The people who know about and count these things have said that the camcorder market with the most growth at the moment is the ‘Flip camera’ type one. I wonder if there’s another measurement that would reveal how much those cameras are used once they’ve been in the handbag for a while. I’m thinking not a lot because the quality is so bad and will always disappoint. Cameras like the Panasonic HMC-41 would be nudging the Flip HD for number one sales spot and definitely be ahead of it when you talk about hours of use.
The HMC41 is a 3xMOS sensor system that shoots with different data modes to either preserve card space or improve quality. You can shoot 1080/25p and 720/50p in the highest mode and then 50i in lower data rates modes. The highest data rate is 24mbps which is the same as some of the consumer palm corders and choices go down to a 6mbps in the HE mode.
Recording as ever with Panasonic are to tapeless technology SDHC cards and there are screen clues to how long you have got left on the card as you’re shooting. The usual thumbnails are produced on the monitor which can be touched to play.
This camcorder is very small and even smaller if you don’t have the optional XLR input box on so maybe could be used covertly.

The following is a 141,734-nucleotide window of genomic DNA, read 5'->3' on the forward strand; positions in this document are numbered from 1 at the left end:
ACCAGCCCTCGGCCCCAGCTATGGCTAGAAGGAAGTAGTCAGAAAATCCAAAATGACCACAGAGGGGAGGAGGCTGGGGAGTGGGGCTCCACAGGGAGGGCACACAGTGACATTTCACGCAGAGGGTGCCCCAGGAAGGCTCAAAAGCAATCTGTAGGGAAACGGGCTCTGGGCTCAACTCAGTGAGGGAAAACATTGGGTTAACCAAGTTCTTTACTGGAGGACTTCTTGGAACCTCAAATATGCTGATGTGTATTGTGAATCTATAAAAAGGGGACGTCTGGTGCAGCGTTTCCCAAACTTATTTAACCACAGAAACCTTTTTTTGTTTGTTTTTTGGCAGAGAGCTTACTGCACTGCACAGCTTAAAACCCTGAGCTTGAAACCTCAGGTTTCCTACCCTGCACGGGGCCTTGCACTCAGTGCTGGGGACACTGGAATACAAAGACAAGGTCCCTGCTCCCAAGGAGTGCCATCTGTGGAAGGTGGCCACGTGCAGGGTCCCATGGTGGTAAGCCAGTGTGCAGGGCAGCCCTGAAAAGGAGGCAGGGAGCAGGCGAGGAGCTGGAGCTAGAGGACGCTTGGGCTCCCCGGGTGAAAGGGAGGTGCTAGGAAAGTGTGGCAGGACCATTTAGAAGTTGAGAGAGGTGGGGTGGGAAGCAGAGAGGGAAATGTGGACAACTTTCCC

The lens is the usually Leica Dicomar type with a 12x zoom and digitally another ten times. You also have on-board optical stabilisation which is easily turned on and off via a side button.
This camera has the usual tick box of features that Panasonic are known for and that decades of experience has produced. All the features you should have for a prosumer camera but with added features that come from R&D and sensor evolution. You also have AVCHD format recording. In fact you have everything you need for safe and secure videography, a good manual/autofocus system with over rides as you need them. Full control over iris opening on a thumbwheel that is shared by an automatic focus over ride. A couple of re-callable camera set-ups and three assign buttons that fall exactly where you want them for a quick change.
In the menu you have different gamma settings like Cine-Like D & V, seven settings all inspired by the mighty Varicam. You also have different colour matrix settings to give you a custom look.
Audio wise there are in-built microphones with an automatic gain control. As an option for £200 you can attached an XLR audio input box on the top of the camera, depending on what you’re shooting.
Build quality is superb as you would expect and new for this type of camcorder are features derived from the consumer market like face recognition and touch to focus, both which have been around for a few years now.
The price for the HMC41 is only around £1600 which is remarkable value for the educational market or wedding videography market where this camera will sell well. However there are couple of flies in the ointment in the shape of video DSLRs and the new Sony NEX-VG10 the first camcorder to offer interchangeable lenses with a single large CMOS sensor.
Video DSLRs are the sexy choice but without all the help a camera like the HMC41 can give the shooter. People are seduced by the look and work around the shortcomings. But it’s the new Sony model that may force Panasonic to do the same if they’re not doing that already. That may give the HMC41 a shorter life than planned.